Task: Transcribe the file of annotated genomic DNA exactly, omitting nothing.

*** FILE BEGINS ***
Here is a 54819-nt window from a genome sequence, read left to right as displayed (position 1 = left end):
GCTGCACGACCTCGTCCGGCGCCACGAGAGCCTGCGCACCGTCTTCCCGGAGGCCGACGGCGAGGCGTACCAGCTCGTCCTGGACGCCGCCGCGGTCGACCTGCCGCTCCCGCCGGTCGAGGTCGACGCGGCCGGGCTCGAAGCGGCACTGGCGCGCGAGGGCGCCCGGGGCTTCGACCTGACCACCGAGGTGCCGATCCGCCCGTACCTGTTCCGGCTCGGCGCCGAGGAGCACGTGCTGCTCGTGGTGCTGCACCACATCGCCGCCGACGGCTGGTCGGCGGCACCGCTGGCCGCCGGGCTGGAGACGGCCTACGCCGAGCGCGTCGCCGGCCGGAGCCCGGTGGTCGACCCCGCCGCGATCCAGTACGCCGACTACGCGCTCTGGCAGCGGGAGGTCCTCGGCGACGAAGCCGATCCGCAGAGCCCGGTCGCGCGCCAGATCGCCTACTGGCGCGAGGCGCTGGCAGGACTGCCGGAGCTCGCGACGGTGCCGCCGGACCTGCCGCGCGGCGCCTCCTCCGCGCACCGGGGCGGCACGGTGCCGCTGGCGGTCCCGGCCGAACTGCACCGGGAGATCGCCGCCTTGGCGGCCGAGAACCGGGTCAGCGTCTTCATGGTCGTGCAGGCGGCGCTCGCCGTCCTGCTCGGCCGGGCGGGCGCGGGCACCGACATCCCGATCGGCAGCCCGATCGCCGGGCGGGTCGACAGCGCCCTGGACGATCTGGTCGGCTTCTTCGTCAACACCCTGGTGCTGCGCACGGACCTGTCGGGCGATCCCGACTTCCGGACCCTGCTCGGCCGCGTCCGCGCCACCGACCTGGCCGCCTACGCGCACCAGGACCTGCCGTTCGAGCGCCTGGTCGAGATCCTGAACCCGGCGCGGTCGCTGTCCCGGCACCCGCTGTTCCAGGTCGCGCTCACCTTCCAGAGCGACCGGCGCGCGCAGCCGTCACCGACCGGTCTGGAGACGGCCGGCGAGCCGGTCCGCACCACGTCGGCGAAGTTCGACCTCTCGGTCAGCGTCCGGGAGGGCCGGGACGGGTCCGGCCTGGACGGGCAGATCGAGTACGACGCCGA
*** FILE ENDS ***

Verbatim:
Here is a 54819-nt window from a genome sequence, read left to right as displayed (position 1 = left end):
GCTGCACGACCTCGTCCGGCGCCACGAGAGCCTGCGCACCGTCTTCCCGGAGGCCGACGGCGAGGCGTACCAGCTCGTCCTGGACGCCGCCGCGGTCGACCTGCCGCTCCCGCCGGTCGAGGTCGACGCGGCCGGGCTCGAAGCGGCACTGGCGCGCGAGGGCGCCCGGGGCTTCGACCTGACCACCGAGGTGCCGATCCGCCCGTACCTGTTCCGGCTCGGCGCCGAGGAGCACGTGCTGCTCGTGGTGCTGCACCACATCGCCGCCGACGGCTGGTCGGCGGCACCGCTGGCCGCCGGGCTGGAGACGGCCTACGCCGAGCGCGTCGCCGGCCGGAGCCCGGTGGTCGACCCCGCCGCGATCCAGTACGCCGACTACGCGCTCTGGCAGCGGGAGGTCCTCGGCGACGAAGCCGATCCGCAGAGCCCGGTCGCGCGCCAGATCGCCTACTGGCGCGAGGCGCTGGCAGGACTGCCGGAGCTCGCGACGGTGCCGCCGGACCTGCCGCGCGGCGCCTCCTCCGCGCACCGGGGCGGCACGGTGCCGCTGGCGGTCCCGGCCGAACTGCACCGGGAGATCGCCGCCTTGGCGGCCGAGAACCGGGTCAGCGTCTTCATGGTCGTGCAGGCGGCGCTCGCCGTCCTGCTCGGCCGGGCGGGCGCGGGCACCGACATCCCGATCGGCAGCCCGATCGCCGGGCGGGTCGACAGCGCCCTGGACGATCTGGTCGGCTTCTTCGTCAACACCCTGGTGCTGCGCACGGACCTGTCGGGCGATCCCGACTTCCGGACCCTGCTCGGCCGCGTCCGCGCCACCGACCTGGCCGCCTACGCGCACCAGGACCTGCCGTTCGAGCGCCTGGTCGAGATCCTGAACCCGGCGCGGTCGCTGTCCCGGCACCCGCTGTTCCAGGTCGCGCTCACCTTCCAGAGCGACCGGCGCGCGCAGCCGTCACCGACCGGTCTGGAGACGGCCGGCGAGCCGGTCCGCACCACGTCGGCGAAGTTCGACCTCTCGGTCAGCGTCCGGGAGGGCCGGGACGGGTCCGGCCTGGACGGGCAGATCGAGTACGACGCCGA